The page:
Strong Support For Ambulance Budget

The Southampton Volunteer Ambulance, on North Sea Road, may see a facelift if the town approves a special districts budget increase. Independent/Desirée Keegan
Philip Cammann speaks to the Southampton Town Board in favor of a budget increase for the organization. Independent/Stephen J. Kotz

Southampton Volunteer Ambulance personnel, EMTs, hospital workers, crew chiefs, and even the organization’s founder showed up to support an increase in its budget during a town board meeting October 23.

The increase for Southampton ambulance includes a $200,000 spending increase for training and programs, medical services for full-time staff, and $2 million for a new building, the latter of which brought some criticism by residents.

“Almost half the time the Southampton Volunteer Ambulance does not have appropriate response times,” said Water Mill resident Judy Poznik. She compared the number of “signal 3” calls in 2013 with those of 2018. A “signal 3” call is one in which the original dispatch attempt is unsuccessful after two minutes, resulting in nearby crews being called in for backup.

“In 2013, there were 423 calls, with 139 requiring signal 3s, which is 33 percent of the time not having appropriate response times. In 2018, there were 415 calls, slightly less, with 183 calls requiring signal 3s, which is 45 percent of the time. Volunteer members have not dramatically increased in the past 20 years. And a new building will not remedy poor response times, because a building does not respond to emergencies,” said Poznik.

But those who came out in support said they believe a new building could actually help solve the problem, using the building as a way to draw more people in, and host various training lessons, like CPR, which could lead to potential recruitment interest.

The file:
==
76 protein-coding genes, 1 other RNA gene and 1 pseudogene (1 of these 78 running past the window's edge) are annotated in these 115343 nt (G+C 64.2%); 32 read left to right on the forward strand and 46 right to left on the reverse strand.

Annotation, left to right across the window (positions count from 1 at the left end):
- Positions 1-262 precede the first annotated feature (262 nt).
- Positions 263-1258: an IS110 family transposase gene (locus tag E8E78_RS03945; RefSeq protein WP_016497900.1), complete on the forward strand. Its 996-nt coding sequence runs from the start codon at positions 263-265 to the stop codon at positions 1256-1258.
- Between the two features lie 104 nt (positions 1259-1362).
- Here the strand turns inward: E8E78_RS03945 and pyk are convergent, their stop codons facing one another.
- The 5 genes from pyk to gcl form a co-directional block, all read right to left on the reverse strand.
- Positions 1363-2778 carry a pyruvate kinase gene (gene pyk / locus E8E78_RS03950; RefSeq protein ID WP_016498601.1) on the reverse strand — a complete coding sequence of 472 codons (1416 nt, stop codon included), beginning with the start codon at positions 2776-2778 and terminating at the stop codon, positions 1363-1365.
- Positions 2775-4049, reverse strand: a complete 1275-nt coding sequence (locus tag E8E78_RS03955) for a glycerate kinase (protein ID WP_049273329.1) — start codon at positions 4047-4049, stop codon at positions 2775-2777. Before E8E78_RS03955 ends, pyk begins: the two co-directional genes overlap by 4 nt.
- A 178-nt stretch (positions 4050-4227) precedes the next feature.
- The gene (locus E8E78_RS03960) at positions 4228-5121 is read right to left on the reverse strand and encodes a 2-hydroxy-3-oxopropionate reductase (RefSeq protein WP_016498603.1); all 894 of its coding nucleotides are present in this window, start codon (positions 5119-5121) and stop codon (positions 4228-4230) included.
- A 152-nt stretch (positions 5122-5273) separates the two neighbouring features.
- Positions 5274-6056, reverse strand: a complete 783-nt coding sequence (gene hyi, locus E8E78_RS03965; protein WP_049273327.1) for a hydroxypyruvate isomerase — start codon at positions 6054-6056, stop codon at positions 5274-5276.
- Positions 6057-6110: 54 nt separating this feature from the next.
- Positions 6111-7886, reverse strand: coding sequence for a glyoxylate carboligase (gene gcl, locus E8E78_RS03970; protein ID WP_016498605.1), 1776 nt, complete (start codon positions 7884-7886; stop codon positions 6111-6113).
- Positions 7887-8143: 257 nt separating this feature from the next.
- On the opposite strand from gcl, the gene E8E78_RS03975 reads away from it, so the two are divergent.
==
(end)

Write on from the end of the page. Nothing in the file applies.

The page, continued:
“Being a volunteer is very different now from how it was 15 years ago,” said Zaneta Libuda, a 15-year volunteer paramedic with SVA, who is also an ex-second-assistant chief and certified CPR instructor. “Requirements and performance standards are much higher and harder than they used to be. People have to work two jobs. We could offer outreach, but for this, we need appropriate training facilities. Every time we can’t host a training session, we miss an opportunity to spread our volunteerism outreach.”

Joe Louchheim, treasurer for SVA, said the district’s request for funding, while increased, was still half that of what other districts receive.

“Considering the size of our geographic area and the number of calls we make, it’s still a pretty good bargain,” he said. “The days where an ambulance company can be staffed with friendly volunteers who pick you up from your house and drive you to the hospital are long gone. We have to adapt and make adjustments, and the supervisor’s budget allows us to do that.”

Poznik said she met with Southampton Town Supervisor Jay Schneiderman and that he said the town wants “a consistency” between buildings.

“What does this mean? Square footage? Number of ambulances? Lot size? Refrigerators? Toilets? Sofas? Chairs?” she asked. “The current building is adequate. It houses ambulances; includes an extra bay; has space for equipment, supplies, meetings, and training; is air conditioned; has a kitchen; two half baths, at least one sofa, one lounge chair, and it also has a desk as well as numerous chairs. If a shiny building with amenities of a new home increases volunteers, rather than volunteers desire to serve the medical emergency needs of the community, I call this a problem.”

Thirteen-year EMT and driver Donna Krembourg called the 30-year-old building outdated. Louchheim said providing more funding is the least the community can do for a group of volunteers who work days, nights, weekends, and holidays. Seven-year EMT Adele Kristiansson said she’s answered nearly 900 calls during her tenure, contributing about 1200 hours a year.

East Quogue resident Brian Babcock agreed. The former chief and board member of Hampton Bays Volunteer Ambulance Corps said he’s seen firsthand what a new building can do. He joined the ambulance corps back in 1997, and helped with the proposal brought to the town for a new building, which was approved.

“Hampton Bays ambulance [welcomed] 30-100 recruits after receiving its new building,” he said. “We’ve even established a juniors committee. They love to see our building; it’s great. We have a great kitchen, a meeting room, a couch, people love to come in and see it. It’s great. These people are heroes. Give them whatever they want.”

The meeting on the topic was adjourned, citing the need for two public hearings on budget-related topics. The conversation will pick back up November 13 at 1 PM.

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